How to Fireproof Your Residence
Simple Preparations That Can Prevent a Fiery Disaster
|CG LOWERTHIRD-Charlie Maniates CU CITIZEN ACCESS REPORTERLocator Lower Third
(still shot of alarm, shot of beeping, shot of opening to check batteries)
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(show wide shot of heating materials, show materials stacked on it)
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(Shot of extension cord. Tight shot of exposed/torn cord.)
(Show someone cooking, timer going off, the person is still there attending food.)
(Show shot of hammer, then window.)
(Show sped up video of step by step of escape plan from videographer’s point of view)
| TRACK 1
A lot of fire hazards are easily preventable. Having a functioning fire alarm can alert you if there is a problem, preventing extensive damages. (0:08)
Test your smoke alarm once a month by pressing the button on your alarm. Open the alarm and change the batteries twice a year. (0:06)
If a fire does occur, have a fire extinguisher either in your residence or in the hallway of a multifamily residence.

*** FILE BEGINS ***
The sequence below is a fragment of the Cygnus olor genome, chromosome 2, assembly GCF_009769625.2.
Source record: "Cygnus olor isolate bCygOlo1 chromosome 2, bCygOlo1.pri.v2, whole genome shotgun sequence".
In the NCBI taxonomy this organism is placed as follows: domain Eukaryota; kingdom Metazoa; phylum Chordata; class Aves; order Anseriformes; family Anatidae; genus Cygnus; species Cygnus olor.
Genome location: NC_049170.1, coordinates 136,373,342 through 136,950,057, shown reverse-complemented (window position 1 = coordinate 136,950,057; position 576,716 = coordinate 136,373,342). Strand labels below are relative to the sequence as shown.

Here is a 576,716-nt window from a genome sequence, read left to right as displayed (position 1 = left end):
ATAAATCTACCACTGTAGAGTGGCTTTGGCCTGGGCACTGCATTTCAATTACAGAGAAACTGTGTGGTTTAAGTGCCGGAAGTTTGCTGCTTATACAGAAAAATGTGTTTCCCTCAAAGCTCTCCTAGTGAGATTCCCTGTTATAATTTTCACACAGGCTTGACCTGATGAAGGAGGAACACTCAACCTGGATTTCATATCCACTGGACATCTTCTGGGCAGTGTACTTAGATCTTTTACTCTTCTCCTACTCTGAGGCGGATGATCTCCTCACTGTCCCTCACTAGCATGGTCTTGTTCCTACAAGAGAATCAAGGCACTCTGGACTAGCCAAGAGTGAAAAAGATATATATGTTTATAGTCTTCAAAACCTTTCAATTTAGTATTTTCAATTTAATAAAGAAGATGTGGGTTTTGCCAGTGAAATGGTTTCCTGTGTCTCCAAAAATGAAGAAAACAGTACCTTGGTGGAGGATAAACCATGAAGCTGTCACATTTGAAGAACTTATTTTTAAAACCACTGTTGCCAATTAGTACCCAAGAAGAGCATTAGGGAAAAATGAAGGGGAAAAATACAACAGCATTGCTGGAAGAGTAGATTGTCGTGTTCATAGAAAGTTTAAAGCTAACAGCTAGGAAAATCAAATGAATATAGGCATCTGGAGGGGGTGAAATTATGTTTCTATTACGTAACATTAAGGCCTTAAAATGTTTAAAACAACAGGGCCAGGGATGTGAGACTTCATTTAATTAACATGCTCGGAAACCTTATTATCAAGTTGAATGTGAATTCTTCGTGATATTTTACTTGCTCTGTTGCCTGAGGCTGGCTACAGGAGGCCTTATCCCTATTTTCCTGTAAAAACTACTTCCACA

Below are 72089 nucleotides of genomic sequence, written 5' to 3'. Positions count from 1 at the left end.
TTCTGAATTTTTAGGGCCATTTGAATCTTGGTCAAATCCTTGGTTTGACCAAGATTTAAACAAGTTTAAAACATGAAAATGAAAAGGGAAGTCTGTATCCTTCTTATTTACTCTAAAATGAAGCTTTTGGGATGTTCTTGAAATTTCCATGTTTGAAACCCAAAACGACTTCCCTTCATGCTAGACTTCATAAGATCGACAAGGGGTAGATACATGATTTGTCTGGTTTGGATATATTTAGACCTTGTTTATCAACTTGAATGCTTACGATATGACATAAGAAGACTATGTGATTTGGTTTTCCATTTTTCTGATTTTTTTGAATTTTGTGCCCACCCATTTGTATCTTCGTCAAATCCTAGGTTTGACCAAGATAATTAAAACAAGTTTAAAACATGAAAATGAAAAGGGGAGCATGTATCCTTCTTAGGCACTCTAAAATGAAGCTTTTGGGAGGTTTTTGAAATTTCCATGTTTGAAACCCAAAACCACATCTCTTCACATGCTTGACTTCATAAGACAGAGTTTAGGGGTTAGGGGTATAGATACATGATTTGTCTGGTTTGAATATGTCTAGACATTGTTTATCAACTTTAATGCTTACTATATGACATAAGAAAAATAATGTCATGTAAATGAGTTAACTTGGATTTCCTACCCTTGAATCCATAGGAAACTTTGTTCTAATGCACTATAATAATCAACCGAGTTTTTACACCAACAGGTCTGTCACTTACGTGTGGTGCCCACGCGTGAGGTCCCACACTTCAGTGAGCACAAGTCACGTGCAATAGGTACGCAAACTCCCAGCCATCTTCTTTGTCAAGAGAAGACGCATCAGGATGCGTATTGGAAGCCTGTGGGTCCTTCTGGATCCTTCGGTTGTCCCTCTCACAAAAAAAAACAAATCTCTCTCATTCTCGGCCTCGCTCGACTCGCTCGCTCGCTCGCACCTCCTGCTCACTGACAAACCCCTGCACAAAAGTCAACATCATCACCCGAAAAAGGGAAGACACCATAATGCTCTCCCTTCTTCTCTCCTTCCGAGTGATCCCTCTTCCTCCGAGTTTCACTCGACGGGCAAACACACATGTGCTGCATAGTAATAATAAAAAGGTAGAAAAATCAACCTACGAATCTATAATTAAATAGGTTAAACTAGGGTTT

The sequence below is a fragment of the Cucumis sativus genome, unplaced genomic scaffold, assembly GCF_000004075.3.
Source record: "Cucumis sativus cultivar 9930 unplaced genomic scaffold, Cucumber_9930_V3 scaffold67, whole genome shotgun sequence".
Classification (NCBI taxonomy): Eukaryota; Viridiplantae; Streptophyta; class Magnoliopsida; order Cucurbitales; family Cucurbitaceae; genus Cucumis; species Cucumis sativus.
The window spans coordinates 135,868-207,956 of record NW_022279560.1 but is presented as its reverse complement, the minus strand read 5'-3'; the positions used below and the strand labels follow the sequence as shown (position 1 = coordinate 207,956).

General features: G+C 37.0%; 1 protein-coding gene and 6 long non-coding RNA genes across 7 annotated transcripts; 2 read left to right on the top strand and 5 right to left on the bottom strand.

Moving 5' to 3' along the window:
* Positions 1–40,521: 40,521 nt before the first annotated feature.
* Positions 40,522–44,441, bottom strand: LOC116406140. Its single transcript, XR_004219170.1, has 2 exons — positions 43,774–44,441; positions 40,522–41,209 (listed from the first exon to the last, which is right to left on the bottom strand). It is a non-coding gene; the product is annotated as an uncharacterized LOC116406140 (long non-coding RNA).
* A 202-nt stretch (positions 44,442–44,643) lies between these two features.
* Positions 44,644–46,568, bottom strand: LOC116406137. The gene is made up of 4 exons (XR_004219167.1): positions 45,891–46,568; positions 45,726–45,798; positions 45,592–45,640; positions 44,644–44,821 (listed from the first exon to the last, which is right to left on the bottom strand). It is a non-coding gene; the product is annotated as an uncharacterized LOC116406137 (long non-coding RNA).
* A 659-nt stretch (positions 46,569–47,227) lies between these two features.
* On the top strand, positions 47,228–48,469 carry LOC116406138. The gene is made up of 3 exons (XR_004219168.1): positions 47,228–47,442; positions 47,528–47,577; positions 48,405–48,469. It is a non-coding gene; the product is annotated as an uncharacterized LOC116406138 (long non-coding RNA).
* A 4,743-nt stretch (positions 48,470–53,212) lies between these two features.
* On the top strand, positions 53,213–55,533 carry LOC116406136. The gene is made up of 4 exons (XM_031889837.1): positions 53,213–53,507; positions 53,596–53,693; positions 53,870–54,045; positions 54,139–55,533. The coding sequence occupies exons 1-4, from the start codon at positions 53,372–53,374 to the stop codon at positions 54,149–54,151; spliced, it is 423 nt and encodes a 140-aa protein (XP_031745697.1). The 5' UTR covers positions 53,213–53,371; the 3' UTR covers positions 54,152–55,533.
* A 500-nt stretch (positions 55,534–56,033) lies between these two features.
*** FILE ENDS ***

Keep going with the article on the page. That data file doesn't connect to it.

Always know where it is. To use, pull the pin, aim the extinguisher at the base of the fire, squeeze the lever slowly and sweep from side to side. (0:13)
Sprinkler systems help to put out a fire. Remember, the sprinkler will only go off in the room that it detects smoke. (0:06)
Be aware of heating materials in your room. Keep space heaters away from other objects so they don’t heat up and catch on fire. Never stack clothes or other objects on top of the heater. (0:08)
Don’t keep candles close to other objects either; heat from candles could cause glass to shatter.
Make sure the candles are completely extinguished when done using. (0:08)
Keep grandchildren away from candles and other lighting devices. Make sure they’re out of their reach. (0:05)
When plugging appliances in, don’t use extension cords permanently; they’re for temporary use.
Also make sure there are not frays or tears in the cords that could catch fire. (0:09)
The biggest cause of residential fires is cooking materials. Don’t leave what you’re cooking unattended. It’s easy to forget about something on the stove, and it can get out of hand quickly. (0:08)
It is helpful to keep a hammer in your room in case you are trapped in your room because of a fire. Use the hammer to break open the window to either escape or call for help. (0:08)
Finally, always have an escape plan. Keep pathways clear for easy evacuation.
Check handles to see if they’re warm before exiting; you don’t want to move to a room closer to the fire.
If you live with other people, plan where you will meet outside, such as by a stop sign or faraway tree. (0:14)
Being prepared can prevent fires from getting out of hand. For CU-Citizen Access.org, I’m Charlie Maniates. (0:06)